By Keith Lewis
It is only coincidence that Gerty’s Gumballs opened in the same week Charlie and the Chocolate Factory hit the West End. Ashley, proprietor and mother of two, is almost apologetic for the dreamy décor of her independent ice cream and sweet shop.
She explains, ‘we did it for the kids really.’ The interior looks like a contemporary collaboration between Roald Dahl and Lewis Carroll. It certainly has a very British feel to the place. The only thing missing is a mat at the door, which would read ‘adults, please leave your scepticism at the door.’ The linoleum looks like seaside rock. There are more colours than Joseph’s jacket. I could hear Augustus Gloop stuck in the plumbing.
I grew up in South London and there has never been anywhere like this for children to hang out after school. That’s what inspired Gerty’s,’ explained Ashley. She got me cringing about the old adage, “keeps them off the streets.” And then we complain about our youth sitting about on Facebook, I thought.
Get them back out on the streets – I think that is Ashley’s intention. It was her own kids she turned to when they were discussing the venture, which went from concept to opening in only five weeks. Gerty’s simply wants to encourage school children to come and have a milkshake, do their homework, just plain hang out.
I also met Amy and Vicky, who both run the shop with Ashley. They talk with enthusiasm about sourcing their wares. Firstly, the ice cream comes from a company who once ran a fleet of ice cream vans from Sydenham back in the 1920s. They have now moved to a farm in Suffolk.
Admirably, Gerty’s have bucked the ubiquitous gelateria trend in favour of old school British ice cream. You’ll find all the classics, plus a few others such as pistachio, English toffee and coconut. Gerty’s also make their own cones on the premises in both cinnamon and chocolate flavour (and I am told ginger will not be far behind).
A key attraction for the children is the milkshakes. When I asked what flavours, Ashley said, ‘Whatever they want really, we can chuck anything in.’ She was grinning at the big jars stuffed with naughtiness that stood above the blenders.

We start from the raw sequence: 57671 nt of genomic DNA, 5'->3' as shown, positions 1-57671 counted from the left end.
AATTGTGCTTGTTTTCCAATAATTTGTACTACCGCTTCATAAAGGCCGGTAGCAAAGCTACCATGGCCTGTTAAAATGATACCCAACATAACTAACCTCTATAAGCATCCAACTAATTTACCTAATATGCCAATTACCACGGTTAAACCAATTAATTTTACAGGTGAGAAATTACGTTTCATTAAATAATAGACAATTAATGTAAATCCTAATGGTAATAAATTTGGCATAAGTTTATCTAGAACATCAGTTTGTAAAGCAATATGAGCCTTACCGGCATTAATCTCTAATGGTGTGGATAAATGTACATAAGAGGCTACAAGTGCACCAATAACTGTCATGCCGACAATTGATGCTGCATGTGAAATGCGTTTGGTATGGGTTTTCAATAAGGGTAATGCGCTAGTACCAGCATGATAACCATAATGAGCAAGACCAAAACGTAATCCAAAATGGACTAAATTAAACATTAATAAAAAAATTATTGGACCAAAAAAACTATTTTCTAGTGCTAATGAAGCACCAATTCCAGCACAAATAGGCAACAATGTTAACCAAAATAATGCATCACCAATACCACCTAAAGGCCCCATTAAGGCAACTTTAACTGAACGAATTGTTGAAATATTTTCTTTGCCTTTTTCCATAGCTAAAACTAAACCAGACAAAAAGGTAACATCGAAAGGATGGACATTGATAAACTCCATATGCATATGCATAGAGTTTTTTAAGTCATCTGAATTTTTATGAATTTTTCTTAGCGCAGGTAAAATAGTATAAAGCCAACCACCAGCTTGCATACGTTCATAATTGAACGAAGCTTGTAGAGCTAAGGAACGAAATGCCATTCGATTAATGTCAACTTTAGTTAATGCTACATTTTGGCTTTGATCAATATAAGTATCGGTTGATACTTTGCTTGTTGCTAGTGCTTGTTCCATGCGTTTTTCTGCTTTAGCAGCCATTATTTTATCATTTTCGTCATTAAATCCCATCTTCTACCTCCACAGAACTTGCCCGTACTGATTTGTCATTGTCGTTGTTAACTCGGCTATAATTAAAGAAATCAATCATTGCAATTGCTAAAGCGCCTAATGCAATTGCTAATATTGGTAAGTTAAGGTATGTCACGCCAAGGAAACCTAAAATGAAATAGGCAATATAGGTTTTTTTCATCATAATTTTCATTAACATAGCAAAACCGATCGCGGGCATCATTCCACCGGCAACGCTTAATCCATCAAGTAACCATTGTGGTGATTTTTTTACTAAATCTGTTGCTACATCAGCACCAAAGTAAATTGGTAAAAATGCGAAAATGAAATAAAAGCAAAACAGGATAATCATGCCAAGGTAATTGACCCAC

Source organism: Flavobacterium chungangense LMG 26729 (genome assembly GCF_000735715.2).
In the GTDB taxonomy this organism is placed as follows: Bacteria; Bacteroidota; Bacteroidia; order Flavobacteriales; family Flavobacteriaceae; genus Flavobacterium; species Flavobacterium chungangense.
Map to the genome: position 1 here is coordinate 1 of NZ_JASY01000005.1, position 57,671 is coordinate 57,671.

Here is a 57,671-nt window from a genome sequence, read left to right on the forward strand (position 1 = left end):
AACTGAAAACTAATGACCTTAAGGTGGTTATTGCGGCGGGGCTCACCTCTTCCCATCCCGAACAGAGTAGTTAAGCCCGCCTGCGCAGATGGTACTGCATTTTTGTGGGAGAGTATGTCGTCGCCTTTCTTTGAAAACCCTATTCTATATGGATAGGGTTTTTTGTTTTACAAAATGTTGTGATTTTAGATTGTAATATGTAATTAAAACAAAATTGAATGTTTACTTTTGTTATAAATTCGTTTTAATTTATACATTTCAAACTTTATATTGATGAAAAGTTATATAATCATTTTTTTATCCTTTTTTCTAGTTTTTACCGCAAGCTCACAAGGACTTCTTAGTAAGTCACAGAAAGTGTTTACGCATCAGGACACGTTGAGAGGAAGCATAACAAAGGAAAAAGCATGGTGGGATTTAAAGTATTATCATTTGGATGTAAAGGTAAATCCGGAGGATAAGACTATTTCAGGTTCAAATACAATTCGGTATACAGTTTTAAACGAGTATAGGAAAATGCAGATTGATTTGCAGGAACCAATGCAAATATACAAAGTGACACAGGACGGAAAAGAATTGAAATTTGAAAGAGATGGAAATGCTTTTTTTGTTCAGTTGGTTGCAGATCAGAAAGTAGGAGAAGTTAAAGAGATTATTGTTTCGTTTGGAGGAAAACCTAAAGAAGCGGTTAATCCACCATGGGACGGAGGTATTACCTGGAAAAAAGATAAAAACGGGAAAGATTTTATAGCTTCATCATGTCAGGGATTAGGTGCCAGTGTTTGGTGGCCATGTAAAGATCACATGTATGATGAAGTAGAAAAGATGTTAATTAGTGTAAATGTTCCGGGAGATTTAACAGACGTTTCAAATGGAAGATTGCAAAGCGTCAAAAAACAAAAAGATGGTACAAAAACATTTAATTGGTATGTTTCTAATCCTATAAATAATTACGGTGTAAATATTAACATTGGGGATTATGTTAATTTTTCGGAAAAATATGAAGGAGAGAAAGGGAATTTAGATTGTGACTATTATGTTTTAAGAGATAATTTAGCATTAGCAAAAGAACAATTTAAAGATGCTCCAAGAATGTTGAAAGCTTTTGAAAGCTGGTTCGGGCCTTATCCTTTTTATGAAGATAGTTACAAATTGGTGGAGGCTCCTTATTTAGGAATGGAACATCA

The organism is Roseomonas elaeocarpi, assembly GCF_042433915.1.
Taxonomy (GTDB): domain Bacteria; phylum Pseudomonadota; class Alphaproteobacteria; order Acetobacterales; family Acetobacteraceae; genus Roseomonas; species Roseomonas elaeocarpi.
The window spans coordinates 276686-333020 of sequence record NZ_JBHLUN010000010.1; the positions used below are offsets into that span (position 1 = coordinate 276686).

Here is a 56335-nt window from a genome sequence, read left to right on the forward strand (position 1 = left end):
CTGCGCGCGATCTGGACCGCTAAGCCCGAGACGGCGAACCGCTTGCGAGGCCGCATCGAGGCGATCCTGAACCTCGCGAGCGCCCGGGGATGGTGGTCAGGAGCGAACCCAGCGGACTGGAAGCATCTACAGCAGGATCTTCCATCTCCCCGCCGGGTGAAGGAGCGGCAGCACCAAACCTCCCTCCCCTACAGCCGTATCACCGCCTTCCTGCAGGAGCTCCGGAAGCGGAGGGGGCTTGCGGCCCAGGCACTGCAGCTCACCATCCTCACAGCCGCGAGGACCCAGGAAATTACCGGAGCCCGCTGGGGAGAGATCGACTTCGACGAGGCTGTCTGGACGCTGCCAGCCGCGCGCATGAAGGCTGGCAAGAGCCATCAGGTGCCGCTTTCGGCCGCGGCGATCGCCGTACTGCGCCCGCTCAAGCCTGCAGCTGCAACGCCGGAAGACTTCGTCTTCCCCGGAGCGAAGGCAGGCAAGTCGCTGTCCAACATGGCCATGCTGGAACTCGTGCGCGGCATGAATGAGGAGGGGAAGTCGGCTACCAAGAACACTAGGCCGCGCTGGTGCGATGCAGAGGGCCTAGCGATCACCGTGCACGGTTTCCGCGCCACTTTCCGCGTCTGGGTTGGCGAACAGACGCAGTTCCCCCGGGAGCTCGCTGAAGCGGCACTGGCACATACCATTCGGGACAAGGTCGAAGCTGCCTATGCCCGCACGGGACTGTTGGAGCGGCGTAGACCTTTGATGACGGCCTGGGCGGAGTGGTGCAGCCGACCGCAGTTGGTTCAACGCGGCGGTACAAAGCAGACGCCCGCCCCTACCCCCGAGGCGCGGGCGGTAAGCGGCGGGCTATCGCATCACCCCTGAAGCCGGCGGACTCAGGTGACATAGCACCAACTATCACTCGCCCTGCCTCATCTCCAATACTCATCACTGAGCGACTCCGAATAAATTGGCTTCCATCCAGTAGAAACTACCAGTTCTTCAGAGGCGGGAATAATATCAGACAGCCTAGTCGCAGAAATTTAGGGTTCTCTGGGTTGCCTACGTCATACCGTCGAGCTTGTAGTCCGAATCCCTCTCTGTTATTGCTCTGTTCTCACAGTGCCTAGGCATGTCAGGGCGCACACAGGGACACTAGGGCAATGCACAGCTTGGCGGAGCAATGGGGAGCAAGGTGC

As for the sweets, well… of course, there are the old favourites such as flying saucers and coke bottles. Then there is the more innovative stuff like Peanut Brittle and Mega Lollies, mostly handmade in Cheddar, Somerset.
What they were particularly keen to show me, however, is the unique selection of sweets from abroad: sweets that resembled blackboard chalks, or pebbles (both from Holland). From the US they source Candy Bricks, which (no joke) can be stacked like lego. The names had me thinking of a John Grant song.
‘We are new. We are evolving,’ said Ashley. ‘Any suggestions would be welcomed, especially from the children!’
But it is not ALL about children and teenagers. Other offerings include good coffee, already receiving a warm welcome in Herne Hill, which they buy from the Dulwich based gourmet coffee roasters, Volcano. They also sell Rococo chocolate, another local south London firm who produce artisan chocolates. And watch this space, especially if you are intending on visiting the Herne Hill outdoor film festival throughout the summer, for coming soon is the renowned Jo & Sephs popcorn, with all their not so traditional flavours.
Gerty’s open from 10am until, well, whenever really. So if the sun is shining, it’s getting late, chances are you’ll catch them open. But be warned, there may be a queue when school’s out.
Gerty’s Gumballs can be found on Railton Road, opposite Herne Hill Book Shop.